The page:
A Letter to My Daughter’s Other Mom

26 March 2018

We found her. Finally. After nearly 20 years and an international investigation, we found our daughter’s birth mom. So I’m sitting here on a Tuesday, at my desk, with paper and a pen and a view of the rainy Oregon foothills trying to decide what to say to a mama across the ocean. A mama in Vietnam who shares my child. A mama who’s waited and wondered and longed for news. A mama who didn’t know if she’d ever hear. A mama, it turns out, who wanted desperately to keep her baby and who didn’t know her daughter would be swept away to America. A mama who, through no fault of her own, was caught up in a fraudulent baby adoption business.  ...  read more

Why It’s Wrong to Ask Adoptive Families for Additional Proof of Adoption

CAUTION: I’ve got my Adoptive Mama panties in a bunch today. Buckle up, folks, ‘cause off we go!

The crux of the matter is this: it’s not okay for insurance companies in the United States of America to require adoptive families to provide adoption paperwork as proof of legal dependency when the family can provide a state-issued birth certificate, instead, which already lists the child’s adoptive parents as the legal parents, is infinitely more simple and equitable, and is less, shall we say, a TOTAL CRAP MOVE. ...  read more

Foster Mother: A Family and Imperfection Writing Contest Winning Entry by Dawn Reed


A Family and Imperfection Writing Contest
Winning Entry

Foster Mother
by Dawn Reed

It has been four years since I witnessed the moment. Four years of considering its consequence. Four years of trying to describe the meeting with Trent’s foster mother, and the word that I keep returning to is “powerful”.

In the fall of 2009, my youngest son had expressed a desire to meet his “Korean mommy from the pictures” (his foster mother). After explaining to a six year old, how far away South Korea is from Oregon, imagine our joy when we were notified that she would be in Eugene on November 4th. ...  read more

Who Are You? A Family and Imperfection Writing Contest Winner by Lora Lyon

 

A Family and Imperfection Writing Contest
Winning Entry

Who Are You?
by Lora Lyon

Two years ago, a stranger walked in to our life.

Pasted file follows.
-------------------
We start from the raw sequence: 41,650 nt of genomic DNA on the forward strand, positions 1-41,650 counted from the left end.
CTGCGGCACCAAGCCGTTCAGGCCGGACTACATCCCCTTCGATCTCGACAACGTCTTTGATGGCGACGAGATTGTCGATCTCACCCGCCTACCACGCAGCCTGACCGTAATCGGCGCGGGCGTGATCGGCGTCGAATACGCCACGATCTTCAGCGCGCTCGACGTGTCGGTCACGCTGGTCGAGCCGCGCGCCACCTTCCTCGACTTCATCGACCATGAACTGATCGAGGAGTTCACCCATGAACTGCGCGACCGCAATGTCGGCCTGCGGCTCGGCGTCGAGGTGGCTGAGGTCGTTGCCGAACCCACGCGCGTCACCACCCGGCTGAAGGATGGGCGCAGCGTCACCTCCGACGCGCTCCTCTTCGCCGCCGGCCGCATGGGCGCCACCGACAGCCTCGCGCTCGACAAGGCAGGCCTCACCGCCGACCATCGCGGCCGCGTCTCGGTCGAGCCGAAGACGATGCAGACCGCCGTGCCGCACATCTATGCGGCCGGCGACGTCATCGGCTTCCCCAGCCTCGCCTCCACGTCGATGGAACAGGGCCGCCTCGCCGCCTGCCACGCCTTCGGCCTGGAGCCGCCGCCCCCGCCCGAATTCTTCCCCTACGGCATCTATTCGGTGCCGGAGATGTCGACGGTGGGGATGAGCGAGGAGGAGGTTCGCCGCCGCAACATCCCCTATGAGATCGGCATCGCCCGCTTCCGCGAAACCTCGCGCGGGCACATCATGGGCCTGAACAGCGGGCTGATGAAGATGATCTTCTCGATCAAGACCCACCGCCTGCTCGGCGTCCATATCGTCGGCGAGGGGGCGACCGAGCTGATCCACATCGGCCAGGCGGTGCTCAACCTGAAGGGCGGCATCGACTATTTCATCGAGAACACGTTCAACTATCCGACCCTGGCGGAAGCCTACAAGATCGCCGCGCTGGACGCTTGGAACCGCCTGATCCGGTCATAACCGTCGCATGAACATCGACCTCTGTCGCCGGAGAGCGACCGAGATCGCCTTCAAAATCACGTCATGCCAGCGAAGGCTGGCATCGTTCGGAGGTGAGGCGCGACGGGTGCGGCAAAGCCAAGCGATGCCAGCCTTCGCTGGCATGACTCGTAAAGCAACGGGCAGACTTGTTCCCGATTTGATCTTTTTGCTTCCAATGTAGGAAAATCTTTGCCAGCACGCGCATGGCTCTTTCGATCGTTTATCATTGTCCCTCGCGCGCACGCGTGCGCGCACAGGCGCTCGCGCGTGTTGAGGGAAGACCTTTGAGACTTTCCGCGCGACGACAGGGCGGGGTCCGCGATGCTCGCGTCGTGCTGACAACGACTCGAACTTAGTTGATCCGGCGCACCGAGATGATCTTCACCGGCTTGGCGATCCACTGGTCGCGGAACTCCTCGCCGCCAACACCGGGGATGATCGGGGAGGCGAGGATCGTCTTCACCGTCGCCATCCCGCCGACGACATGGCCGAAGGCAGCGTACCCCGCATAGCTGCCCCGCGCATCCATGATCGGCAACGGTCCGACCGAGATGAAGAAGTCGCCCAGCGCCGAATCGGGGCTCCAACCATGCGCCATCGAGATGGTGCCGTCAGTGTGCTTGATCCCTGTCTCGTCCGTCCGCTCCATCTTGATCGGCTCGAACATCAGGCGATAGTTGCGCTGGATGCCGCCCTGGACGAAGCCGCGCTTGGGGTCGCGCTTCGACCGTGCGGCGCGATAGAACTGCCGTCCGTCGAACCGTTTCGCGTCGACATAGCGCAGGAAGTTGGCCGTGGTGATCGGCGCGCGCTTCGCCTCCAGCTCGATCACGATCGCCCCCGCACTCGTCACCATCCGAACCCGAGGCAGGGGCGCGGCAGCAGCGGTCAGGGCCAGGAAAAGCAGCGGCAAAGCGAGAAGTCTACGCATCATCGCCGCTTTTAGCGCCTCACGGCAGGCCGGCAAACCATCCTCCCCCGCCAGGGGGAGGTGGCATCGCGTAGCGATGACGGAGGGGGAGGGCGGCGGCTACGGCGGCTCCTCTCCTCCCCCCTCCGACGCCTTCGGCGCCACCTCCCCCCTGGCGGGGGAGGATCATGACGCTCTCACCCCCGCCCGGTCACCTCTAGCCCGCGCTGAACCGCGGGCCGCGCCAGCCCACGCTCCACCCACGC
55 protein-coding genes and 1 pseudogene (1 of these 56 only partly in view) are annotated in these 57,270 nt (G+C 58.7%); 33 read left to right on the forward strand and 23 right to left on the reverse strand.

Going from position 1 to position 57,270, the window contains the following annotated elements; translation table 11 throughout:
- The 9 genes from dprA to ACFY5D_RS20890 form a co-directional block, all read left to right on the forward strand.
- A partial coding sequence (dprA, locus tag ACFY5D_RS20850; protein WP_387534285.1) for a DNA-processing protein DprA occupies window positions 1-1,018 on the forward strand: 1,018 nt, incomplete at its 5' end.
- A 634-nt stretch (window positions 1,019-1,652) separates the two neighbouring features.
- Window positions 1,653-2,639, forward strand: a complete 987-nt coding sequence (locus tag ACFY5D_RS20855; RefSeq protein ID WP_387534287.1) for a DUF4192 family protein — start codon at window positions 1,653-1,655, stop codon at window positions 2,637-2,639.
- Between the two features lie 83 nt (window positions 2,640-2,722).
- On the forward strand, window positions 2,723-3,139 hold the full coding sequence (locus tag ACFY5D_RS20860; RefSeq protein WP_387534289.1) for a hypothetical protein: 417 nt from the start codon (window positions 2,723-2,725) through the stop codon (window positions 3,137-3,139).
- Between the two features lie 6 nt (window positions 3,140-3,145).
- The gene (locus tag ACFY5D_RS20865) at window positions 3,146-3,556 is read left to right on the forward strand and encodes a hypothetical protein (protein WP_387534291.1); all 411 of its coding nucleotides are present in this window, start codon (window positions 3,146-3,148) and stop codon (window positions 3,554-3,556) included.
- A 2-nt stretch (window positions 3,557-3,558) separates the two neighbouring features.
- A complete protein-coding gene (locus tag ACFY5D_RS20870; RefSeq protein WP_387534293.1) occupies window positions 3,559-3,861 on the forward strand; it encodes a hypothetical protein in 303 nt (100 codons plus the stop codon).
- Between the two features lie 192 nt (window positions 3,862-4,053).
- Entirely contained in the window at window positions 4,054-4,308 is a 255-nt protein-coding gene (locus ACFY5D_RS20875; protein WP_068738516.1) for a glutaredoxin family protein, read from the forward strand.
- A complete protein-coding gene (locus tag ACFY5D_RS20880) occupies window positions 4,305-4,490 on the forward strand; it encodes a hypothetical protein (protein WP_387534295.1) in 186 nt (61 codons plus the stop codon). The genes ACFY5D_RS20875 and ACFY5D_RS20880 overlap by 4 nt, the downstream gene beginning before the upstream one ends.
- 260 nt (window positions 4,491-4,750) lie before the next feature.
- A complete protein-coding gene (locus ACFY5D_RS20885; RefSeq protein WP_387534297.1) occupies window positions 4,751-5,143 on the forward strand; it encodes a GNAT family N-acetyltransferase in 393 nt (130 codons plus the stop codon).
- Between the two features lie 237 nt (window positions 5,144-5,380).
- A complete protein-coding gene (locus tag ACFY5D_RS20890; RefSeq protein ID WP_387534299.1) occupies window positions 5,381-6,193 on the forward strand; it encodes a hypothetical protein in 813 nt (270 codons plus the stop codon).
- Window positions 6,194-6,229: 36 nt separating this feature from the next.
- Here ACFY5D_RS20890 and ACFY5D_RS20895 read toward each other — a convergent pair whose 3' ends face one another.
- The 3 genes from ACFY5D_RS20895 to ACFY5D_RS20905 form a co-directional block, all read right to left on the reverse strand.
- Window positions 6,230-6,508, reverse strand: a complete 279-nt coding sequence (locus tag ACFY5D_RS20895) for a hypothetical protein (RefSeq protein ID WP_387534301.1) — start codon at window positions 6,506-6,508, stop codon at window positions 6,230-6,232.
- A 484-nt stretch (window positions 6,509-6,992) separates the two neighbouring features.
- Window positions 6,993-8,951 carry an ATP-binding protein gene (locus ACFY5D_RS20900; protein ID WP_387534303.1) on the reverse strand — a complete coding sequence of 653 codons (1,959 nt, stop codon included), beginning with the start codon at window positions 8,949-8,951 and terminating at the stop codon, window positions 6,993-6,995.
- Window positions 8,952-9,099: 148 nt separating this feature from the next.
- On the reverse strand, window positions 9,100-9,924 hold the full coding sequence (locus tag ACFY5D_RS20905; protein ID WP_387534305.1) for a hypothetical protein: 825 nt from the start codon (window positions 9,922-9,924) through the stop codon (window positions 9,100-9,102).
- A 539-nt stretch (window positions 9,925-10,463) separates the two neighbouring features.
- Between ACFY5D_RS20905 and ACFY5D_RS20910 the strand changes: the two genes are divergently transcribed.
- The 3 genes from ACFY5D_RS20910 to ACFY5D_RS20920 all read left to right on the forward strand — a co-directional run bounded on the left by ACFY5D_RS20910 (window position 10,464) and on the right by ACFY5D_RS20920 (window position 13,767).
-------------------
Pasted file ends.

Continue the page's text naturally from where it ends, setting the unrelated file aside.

Or, more correctly, we walked in to hers.

LL1

In a tiny office in Odessa, Ukraine I became a mother for the 5th time when a five-and-a-half year old girl with brown pigtails and big blue eyes regarded us cautiously, but with a hint of hope in her eyes. I remember seeing my newborn children and wondering as our eyes met for the first time “Who will you become?”  As I looked in to the face of my new daughter the question was brought to a whole new level. ...  read more

Why Our Response to Coke’s “America the Beautiful” Matters

My dad was 8 years old in 1956. That’s the same year he remembers watching his dad invite Mrs. Rhodes, the neighbor who’d knocked on their door in Seattle, paper and pen in hand, to get the hell off his property.

Mrs. Rhodes, it turns out, was the mastermind behind a petition to keep a Japanese American family from buying a house in the new development on the next street, a kind of discrimination still protected by law in many places in 1956 America. ...  read more

DMV Responds Quickly to Adoptive Families

Yesterday, I wrote about an unfortunate situation at the Department of Motor Vehicles. To recap, the Oregon driver application form required me to identify myself via checkbox as my daughter’s “adoptive parent” which then caused confusion for the DMV employee about whether we would be required to provide proof of adoption before Abby would be allowed to receive her driver’s permit. ...  read more

Dear DMV, Stop Treating Adopted Kids Differently (UPDATED)

I have a kid who just passed her driver’s permit test! WOOHOO!

So, before I get grumbly, I just want to say,

AbbyPermitCONGRATULATIONS, ABBY!
You did GREAT.
You studied hard.
You were motivated.
You were determined.
You were brave.
You breathed in and you breathed out.
Whether you’d passed or failed, I am, as always, proud to be your mama.
But I’m sure excited that you passed!
And I cannot wait to go driving with you. <— True story. ...  read more